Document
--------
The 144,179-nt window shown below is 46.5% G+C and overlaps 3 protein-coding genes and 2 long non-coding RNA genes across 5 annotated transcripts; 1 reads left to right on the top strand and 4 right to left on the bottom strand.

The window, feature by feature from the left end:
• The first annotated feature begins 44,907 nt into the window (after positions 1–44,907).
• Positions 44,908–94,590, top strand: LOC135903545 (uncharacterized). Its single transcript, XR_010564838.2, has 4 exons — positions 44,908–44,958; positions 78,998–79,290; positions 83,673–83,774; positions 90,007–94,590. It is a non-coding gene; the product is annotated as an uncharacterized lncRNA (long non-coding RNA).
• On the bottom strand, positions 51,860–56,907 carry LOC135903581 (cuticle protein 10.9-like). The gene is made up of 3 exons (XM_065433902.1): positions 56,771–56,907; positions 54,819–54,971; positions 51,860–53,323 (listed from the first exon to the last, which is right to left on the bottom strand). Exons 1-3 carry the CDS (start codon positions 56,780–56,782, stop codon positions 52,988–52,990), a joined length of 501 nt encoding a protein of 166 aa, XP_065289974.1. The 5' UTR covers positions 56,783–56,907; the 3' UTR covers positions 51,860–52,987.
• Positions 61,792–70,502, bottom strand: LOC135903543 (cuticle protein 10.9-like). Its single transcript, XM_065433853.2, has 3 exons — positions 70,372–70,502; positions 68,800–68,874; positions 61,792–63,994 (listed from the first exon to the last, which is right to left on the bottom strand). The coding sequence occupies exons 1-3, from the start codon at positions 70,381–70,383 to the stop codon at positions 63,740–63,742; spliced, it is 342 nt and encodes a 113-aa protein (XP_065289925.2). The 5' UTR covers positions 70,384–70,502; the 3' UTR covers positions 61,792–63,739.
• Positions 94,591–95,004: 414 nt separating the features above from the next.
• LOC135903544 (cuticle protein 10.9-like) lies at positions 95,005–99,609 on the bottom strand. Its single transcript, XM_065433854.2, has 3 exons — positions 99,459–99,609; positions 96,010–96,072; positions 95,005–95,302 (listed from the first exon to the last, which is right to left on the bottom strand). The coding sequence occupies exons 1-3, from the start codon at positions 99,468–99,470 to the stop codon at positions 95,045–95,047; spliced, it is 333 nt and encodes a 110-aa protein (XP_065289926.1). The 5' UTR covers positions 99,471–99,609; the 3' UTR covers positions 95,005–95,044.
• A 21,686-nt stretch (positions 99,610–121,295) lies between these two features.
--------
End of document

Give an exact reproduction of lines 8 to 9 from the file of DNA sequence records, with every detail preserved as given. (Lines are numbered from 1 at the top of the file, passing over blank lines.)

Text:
• LOC135903544 (cuticle protein 10.9-like) lies at positions 95,005–99,609 on the bottom strand. Its single transcript, XM_065433854.2, has 3 exons — positions 99,459–99,609; positions 96,010–96,072; positions 95,005–95,302 (listed from the first exon to the last, which is right to left on the bottom strand). The coding sequence occupies exons 1-3, from the start codon at positions 99,468–99,470 to the stop codon at positions 95,045–95,047; spliced, it is 333 nt and encodes a 110-aa protein (XP_065289926.1). The 5' UTR covers positions 99,471–99,609; the 3' UTR covers positions 95,005–95,044.
• A 21,686-nt stretch (positions 99,610–121,295) lies between these two features.